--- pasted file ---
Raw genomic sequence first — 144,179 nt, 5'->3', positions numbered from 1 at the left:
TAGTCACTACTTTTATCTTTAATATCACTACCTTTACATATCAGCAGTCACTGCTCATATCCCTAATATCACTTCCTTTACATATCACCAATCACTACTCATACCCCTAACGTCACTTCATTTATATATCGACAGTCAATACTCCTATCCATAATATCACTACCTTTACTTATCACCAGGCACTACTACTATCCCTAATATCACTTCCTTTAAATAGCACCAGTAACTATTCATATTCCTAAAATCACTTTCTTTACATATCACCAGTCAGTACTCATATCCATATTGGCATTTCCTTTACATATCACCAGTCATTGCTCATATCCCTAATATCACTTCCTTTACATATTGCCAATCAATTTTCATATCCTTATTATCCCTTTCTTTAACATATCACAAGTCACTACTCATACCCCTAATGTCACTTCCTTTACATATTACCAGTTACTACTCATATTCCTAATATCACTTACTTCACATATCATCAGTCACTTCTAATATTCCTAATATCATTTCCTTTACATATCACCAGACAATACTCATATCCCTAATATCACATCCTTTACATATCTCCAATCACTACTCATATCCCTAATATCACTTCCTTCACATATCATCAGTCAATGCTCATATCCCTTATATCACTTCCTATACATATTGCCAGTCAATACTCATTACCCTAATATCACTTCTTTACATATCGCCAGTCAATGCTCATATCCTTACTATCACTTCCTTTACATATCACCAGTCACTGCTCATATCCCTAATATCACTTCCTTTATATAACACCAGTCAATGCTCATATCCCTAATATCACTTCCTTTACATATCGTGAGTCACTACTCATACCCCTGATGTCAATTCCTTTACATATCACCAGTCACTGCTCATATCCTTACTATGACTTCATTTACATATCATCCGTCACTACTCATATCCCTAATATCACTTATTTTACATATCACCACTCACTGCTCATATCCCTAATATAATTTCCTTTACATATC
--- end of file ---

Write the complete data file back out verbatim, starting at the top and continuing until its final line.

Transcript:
Raw genomic sequence first — 144,179 nt, 5'->3', positions numbered from 1 at the left:
TAGTCACTACTTTTATCTTTAATATCACTACCTTTACATATCAGCAGTCACTGCTCATATCCCTAATATCACTTCCTTTACATATCACCAATCACTACTCATACCCCTAACGTCACTTCATTTATATATCGACAGTCAATACTCCTATCCATAATATCACTACCTTTACTTATCACCAGGCACTACTACTATCCCTAATATCACTTCCTTTAAATAGCACCAGTAACTATTCATATTCCTAAAATCACTTTCTTTACATATCACCAGTCAGTACTCATATCCATATTGGCATTTCCTTTACATATCACCAGTCATTGCTCATATCCCTAATATCACTTCCTTTACATATTGCCAATCAATTTTCATATCCTTATTATCCCTTTCTTTAACATATCACAAGTCACTACTCATACCCCTAATGTCACTTCCTTTACATATTACCAGTTACTACTCATATTCCTAATATCACTTACTTCACATATCATCAGTCACTTCTAATATTCCTAATATCATTTCCTTTACATATCACCAGACAATACTCATATCCCTAATATCACATCCTTTACATATCTCCAATCACTACTCATATCCCTAATATCACTTCCTTCACATATCATCAGTCAATGCTCATATCCCTTATATCACTTCCTATACATATTGCCAGTCAATACTCATTACCCTAATATCACTTCTTTACATATCGCCAGTCAATGCTCATATCCTTACTATCACTTCCTTTACATATCACCAGTCACTGCTCATATCCCTAATATCACTTCCTTTATATAACACCAGTCAATGCTCATATCCCTAATATCACTTCCTTTACATATCGTGAGTCACTACTCATACCCCTGATGTCAATTCCTTTACATATCACCAGTCACTGCTCATATCCTTACTATGACTTCATTTACATATCATCCGTCACTACTCATATCCCTAATATCACTTATTTTACATATCACCACTCACTGCTCATATCCCTAATATAATTTCCTTTACATATC